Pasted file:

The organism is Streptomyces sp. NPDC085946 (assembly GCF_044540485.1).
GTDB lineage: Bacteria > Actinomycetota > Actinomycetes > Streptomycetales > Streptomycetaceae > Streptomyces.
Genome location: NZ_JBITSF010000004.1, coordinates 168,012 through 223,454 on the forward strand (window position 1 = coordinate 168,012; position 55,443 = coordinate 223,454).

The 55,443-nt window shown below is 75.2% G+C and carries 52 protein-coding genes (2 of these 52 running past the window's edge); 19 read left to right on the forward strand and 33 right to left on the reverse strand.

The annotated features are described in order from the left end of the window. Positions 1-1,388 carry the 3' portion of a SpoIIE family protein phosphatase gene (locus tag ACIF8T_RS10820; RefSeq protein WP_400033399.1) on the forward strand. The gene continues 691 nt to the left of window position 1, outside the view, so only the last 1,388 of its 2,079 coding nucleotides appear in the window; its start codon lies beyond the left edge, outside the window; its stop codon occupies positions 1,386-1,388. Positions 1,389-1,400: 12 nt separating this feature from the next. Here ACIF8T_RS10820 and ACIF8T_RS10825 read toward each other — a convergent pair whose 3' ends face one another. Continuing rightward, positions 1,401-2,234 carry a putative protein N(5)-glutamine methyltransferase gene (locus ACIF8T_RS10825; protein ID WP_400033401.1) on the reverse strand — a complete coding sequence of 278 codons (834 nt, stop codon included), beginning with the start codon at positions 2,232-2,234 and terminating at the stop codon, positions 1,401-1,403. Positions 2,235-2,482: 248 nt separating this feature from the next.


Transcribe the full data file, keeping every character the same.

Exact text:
The organism is Streptomyces sp. NPDC085946 (assembly GCF_044540485.1).
GTDB lineage: Bacteria > Actinomycetota > Actinomycetes > Streptomycetales > Streptomycetaceae > Streptomyces.
Genome location: NZ_JBITSF010000004.1, coordinates 168,012 through 223,454 on the forward strand (window position 1 = coordinate 168,012; position 55,443 = coordinate 223,454).

The 55,443-nt window shown below is 75.2% G+C and carries 52 protein-coding genes (2 of these 52 running past the window's edge); 19 read left to right on the forward strand and 33 right to left on the reverse strand.

The annotated features are described in order from the left end of the window. Positions 1-1,388 carry the 3' portion of a SpoIIE family protein phosphatase gene (locus tag ACIF8T_RS10820; RefSeq protein WP_400033399.1) on the forward strand. The gene continues 691 nt to the left of window position 1, outside the view, so only the last 1,388 of its 2,079 coding nucleotides appear in the window; its start codon lies beyond the left edge, outside the window; its stop codon occupies positions 1,386-1,388. Positions 1,389-1,400: 12 nt separating this feature from the next. Here ACIF8T_RS10820 and ACIF8T_RS10825 read toward each other — a convergent pair whose 3' ends face one another. Continuing rightward, positions 1,401-2,234 carry a putative protein N(5)-glutamine methyltransferase gene (locus ACIF8T_RS10825; protein ID WP_400033401.1) on the reverse strand — a complete coding sequence of 278 codons (834 nt, stop codon included), beginning with the start codon at positions 2,232-2,234 and terminating at the stop codon, positions 1,401-1,403. Positions 2,235-2,482: 248 nt separating this feature from the next.